Sunday, June 29, 2008

How a Dutch Windmill Works

Roland Lee watercolor painting of the Stellingmolen at the Open Lucht Museum in Arnhem Netherlands

8" x 12" Watercolor painting of Dutch Windmill by Roland Lee. This big Stellingmolen at the Open Lucht Museum in Arnhem Netherlands has its sails trimmed and operating. I had a chance to study this molen up close and see them demonstrate putting the canvas sails on and taking them off.

Click here for more information about this painting of Stellingmolen in Holland

HOW DOES A WINDMILL WORK?

Admittedly, this is from someone who isn't really qualified to speak on the subject, but in general this is how the windmill (molen) works. The four-bladed Sails Grinding stone on De Volharding windmill in Zeddam(sometimes called wings by the locals) are angled so they catch the wind, operating a gear mechanism inside the cap which turns a vertical shaft. This shaft is harnessed to huge grinding stones for milling grain. The windmills were also often used in Holland to operate an Archimedes Screw for pumping water. Although used since the 12th century, today most windmills in Holland are static and kept only for historical purposes.

Wooden cog wheel on De volharding windmill in Zeddam HollandWe were fortunate to have a private tour of De Volharding windmill in Zeddam Holland, owned by Remco Harmsen and Mara Waszkiewicz. It is fascinating to see the inner workings with the huge mechanisms and multi-ton millstones. Remco took me up a narrow ladder into the cap to see huge wooden-tooth gears. I was surprised that it only took a slight wind to turn them and they were so smooth and quiet--No creaking or groaning as I expected. Remco Harmsen owner of De volharding windmill in Zeddam HollandOne day Remco hopes to have the windmill completely restored and operating on a regular basis. We were lucky to happen on this one while it was in motion, as most are not.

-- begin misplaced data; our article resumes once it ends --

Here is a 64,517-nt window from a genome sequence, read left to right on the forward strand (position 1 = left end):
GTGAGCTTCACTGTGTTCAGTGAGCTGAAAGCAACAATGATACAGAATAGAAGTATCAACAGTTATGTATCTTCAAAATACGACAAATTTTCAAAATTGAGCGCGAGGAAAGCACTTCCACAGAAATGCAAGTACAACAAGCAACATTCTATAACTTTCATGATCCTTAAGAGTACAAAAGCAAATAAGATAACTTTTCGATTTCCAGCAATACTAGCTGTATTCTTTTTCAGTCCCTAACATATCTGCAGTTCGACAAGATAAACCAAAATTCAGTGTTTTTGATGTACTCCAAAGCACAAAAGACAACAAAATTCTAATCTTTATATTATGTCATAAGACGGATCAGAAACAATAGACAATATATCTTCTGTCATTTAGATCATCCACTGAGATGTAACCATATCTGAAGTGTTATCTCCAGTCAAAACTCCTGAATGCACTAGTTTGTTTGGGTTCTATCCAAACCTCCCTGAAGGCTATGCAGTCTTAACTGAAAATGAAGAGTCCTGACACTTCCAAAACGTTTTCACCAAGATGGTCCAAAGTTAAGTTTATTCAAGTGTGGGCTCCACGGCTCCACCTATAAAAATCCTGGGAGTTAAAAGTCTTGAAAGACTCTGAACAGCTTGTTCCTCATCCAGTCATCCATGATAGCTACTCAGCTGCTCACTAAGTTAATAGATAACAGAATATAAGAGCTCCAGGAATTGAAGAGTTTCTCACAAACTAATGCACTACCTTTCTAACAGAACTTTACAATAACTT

De Volharding windmill in HollandThe wooden lattice structures you see on the sails in paintings and photos are actually just the supports. In order to actually catch the wind, the miller must stretch canvas over the latticework and "trim" up the sails to best capture the wind power. This is done by braking the sails and rigging them up (or down) one sail at a time. It's fun to watch the process, and see the big wings in motion.

Click to see all my paintings from the Netherlands

Click to see all my travel sketchbook drawings from Holland

1 comment:

  1. Remco Harmsen4:10 AM

    Hi Roland!

    Hello Roland, we are very pleased to find such a nice story about our windmil on the internet. It's been a while since you visited our mill and it's nice to see you appreciated the visit!

    I like your painting on the Dutch Windmill!

    Greetings from us, fam. Waszkiewicz & Harmsen

    ReplyDelete